Back in September I posted a list of 7 YA titles that wereon my radar (and should be on yours). One of the titles was Amy Ewing’s debut novel The Jewel. I had been hearing a lot about The Jewel, mainly through Epic Reads, a website for anything and everything Young Adult Literature.
Here is the synopsis for The Jewel:
The Selection meets The Handmaid’s Tale in this darkly riveting debut filled with twists and turns, where all that glitters may not be gold.
The Jewel means wealth, the Jewel means beauty—but for Violet, the Jewel means servitude. Born and raised in the Marsh, Violet finds herself living in the Jewel as a servant at the estate of the Duchess of the Lake. Addressed only by her number—#197—Violet is quickly thrown into the royal way of life. But behind its opulent and glittering facade, the Jewel hides its cruel and brutal truth, filled with violence, manipulation, and death.
Violet must accept the ugly realities of her life . . . all while trying to stay alive. But before she can accept her fate, Violet meets a handsome boy who is also under the Duchess’s control, and a forbidden love erupts. But their illicit affair has consequences, which will cost them both more than they bargained for. And toeing the line between being calculating and rebellious, Violet must decide what, and who, she is willing to risk for her own freedom.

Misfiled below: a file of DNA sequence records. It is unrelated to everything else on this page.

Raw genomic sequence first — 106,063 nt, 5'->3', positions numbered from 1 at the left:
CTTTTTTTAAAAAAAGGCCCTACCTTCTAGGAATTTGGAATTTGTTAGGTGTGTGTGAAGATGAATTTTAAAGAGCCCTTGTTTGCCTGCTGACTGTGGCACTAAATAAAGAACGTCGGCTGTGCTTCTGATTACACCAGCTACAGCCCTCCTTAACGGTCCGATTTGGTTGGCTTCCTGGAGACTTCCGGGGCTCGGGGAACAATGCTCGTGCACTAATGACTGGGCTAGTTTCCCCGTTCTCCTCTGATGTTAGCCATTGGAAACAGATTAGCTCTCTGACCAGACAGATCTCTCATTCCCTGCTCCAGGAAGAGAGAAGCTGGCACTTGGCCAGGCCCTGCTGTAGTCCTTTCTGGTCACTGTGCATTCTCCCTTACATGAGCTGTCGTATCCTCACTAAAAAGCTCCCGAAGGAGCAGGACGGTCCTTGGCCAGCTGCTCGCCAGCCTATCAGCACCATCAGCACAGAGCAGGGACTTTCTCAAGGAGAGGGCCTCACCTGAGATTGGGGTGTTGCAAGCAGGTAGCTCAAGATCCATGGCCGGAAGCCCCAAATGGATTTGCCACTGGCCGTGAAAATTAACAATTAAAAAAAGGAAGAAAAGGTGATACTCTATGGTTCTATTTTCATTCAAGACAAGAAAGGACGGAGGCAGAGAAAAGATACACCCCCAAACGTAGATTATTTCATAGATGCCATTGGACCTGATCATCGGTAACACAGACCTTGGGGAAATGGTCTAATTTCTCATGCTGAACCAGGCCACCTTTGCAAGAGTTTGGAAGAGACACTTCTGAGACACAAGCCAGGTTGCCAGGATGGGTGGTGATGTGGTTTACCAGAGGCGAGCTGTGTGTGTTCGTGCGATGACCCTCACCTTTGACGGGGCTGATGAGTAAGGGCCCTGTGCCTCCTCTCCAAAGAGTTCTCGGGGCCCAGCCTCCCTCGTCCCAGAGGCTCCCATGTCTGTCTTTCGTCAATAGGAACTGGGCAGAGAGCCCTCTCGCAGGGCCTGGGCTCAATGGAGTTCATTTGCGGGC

Quite intriguing right?
I was able to finish The Jewel in one sitting, which is highly unusual for me with YA books. Typically, I spend two or three days thumbing through a YA novel. Ewing’s writing style was easy to follow and flowed well. The plot had merit, even though it was slow in some situations, and I found myself immersed in Violet’s story.
I would give this story 3.5 stars out of 5. There are two main reasons. I do feel that the story could have been longer. I say this mainly because I felt it was anticlimactic until the very last page or so. I know that Violet was in several intense situations, but I did not feel the intensity leap of the pages. A few more well constructed paragraphs describing the direness of this situation and Violet’s role really would have elevated the plot.
The second reason is because of the character of Ash…or more importantly, the relationship between Ash and Violet. At first, I suspected the character of Garnet to be the romantic interest. Garnet is the 19 year old son of Violet’s owner, the Duchess of the Lake. He is unpredictable, devastatingly handsome, and an all around bad boy. Perfect romantic interest right? I was surprised by the introduction of Ash, a companion who was purchased to teach the Duchess’ niece how to flirt and land a husband. I felt that Ash and Violet’s relationship was flat. For whatever reason, I could not get the idea of Violet and Garnet out of my head. I found myself annoyed with the scenes that Ash was featured in. If the novel had been drawn out more, I might have found myself more accepting of the pairing. That being said, I hope that Ewing will either dedicate more time to expand on this relationship or revisit the Violet/Garnet pairing that my heart seems to want. The last page of the book was slightly reassuring to me though. Fingers crossed - #violetandgarnet
Though I had a few small issues with the novel, Amy Ewing did a splendid job on her debut book. I think teens will devour this book and I encourage you to check it out.